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Where does Biden stand on another $1,200 stimulus check?

November 16, 2020, 6:36 PM UTC

Prior to the election, House Speaker Nancy Pelosi and President Donald Trump were both in agreement to send another $1,200 stimulus check to Americans. But that plan was held up as the two sides debated the other items and final price tag of the next stimulus package: House Democrats stood firm at $2.2 trillion, while the White House’s final offer was about $1.9 trillion.

But the Joe Biden win has changed the dynamics of the negotiations. Now, Senate Majority Leader Mitch McConnell has taken the reins for Republicans in stimulus negotiations. And unlike Trump, McConnell doesn’t believe the economy needs another multi-trillion aid package nor more stimulus checks. The Kentucky Senator reiterated that assessment last week after the unemployment rate dropped to 6.9% in October—down from its 14.7% peak in April.

Instead, McConnell would prefer a more measured approach like the $500 billion “skinny” stimulus package that Senate Republicans put forward twice this year, which he deems “more appropriate.” Both times Senate Democrats blocked the package, which didn’t include another round of $1,200 stimulus checks, and Speaker Pelosi is maintaining that kind of deal is a “nonstarter,” recently telling reporters a smaller version “doesn’t appeal” to her.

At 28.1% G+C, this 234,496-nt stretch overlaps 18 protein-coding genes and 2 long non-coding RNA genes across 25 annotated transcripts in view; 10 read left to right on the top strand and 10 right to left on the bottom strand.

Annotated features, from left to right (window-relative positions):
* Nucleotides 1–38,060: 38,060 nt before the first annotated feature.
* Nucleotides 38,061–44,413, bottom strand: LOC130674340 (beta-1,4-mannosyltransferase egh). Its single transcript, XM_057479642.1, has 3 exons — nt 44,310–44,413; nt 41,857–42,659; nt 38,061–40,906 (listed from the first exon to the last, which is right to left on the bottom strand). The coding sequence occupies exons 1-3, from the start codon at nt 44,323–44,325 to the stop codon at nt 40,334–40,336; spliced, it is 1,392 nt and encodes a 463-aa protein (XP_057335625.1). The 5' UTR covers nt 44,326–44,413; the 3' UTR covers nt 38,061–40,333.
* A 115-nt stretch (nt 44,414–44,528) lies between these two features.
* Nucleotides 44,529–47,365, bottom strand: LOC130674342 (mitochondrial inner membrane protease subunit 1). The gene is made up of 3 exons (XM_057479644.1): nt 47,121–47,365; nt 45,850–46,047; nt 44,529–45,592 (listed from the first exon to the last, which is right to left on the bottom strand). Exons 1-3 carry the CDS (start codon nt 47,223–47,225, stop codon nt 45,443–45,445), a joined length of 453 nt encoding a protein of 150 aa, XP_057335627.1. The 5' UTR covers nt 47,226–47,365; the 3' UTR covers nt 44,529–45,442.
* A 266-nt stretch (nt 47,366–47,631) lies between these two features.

It’s widely expected on Capitol Hill that nothing will get passed until after the inauguration in January. That means where Biden stands on the direct checks—and if he’s willing to stand his ground against McConnell—will largely determine the fate of another round of stimulus checks.

During the campaign Biden advocated for another round of stimulus checks that would be included in a massive economic aid package, along with items like forgiving $10,000 per person in federal student loans and providing emergency paid sick leave. However, Biden didn’t specify the amount or the conditions for the stimulus checks.

And while on the campaign trail Biden accosted Republicans for not passing the $3 trillion HEROES Act, which passed in the Democratic-controlled House in May. The HEROES Act would have provided another $1,200 stimulus check to tax payers, and $500 for each dependent.

In all likelihood, Biden and Pelosi would press for similar economic aid proposals—something that could ultimately end up resembling the HEROES Act. But they’re likely to face a stiff negotiating partner in McConnell—someone who was just reelected for six years—and is worried that another multi-trillion stimulus package would further ballon U.S. debt.

The wild card in the stimulus debates are the pair of Republican Georgia Senate seats going into runoffs in early January. If Republicans hold one Georgia seat, they retain the chamber, and some economists expect a smaller deal, around or under $1 trillion, would be more realistic to pass under a divided Congress. If Democrats take both, they’d have power of the 50–50 spilt chamber through the tie-breaking vote the Constitution grants the Vice President (now Vice President–elect Kamala Harris).

If Democrats manage to secure both legislative bodies, Democrats could move to use budget reconciliation in the Senate to pass a massive stimulus package including another round of stimulus checks after Biden’s inauguration in January. But if Republicans win one of the Georgia runoffs and retain the Senate, Democrats would need McConnell on board in order to pass another economic aid package.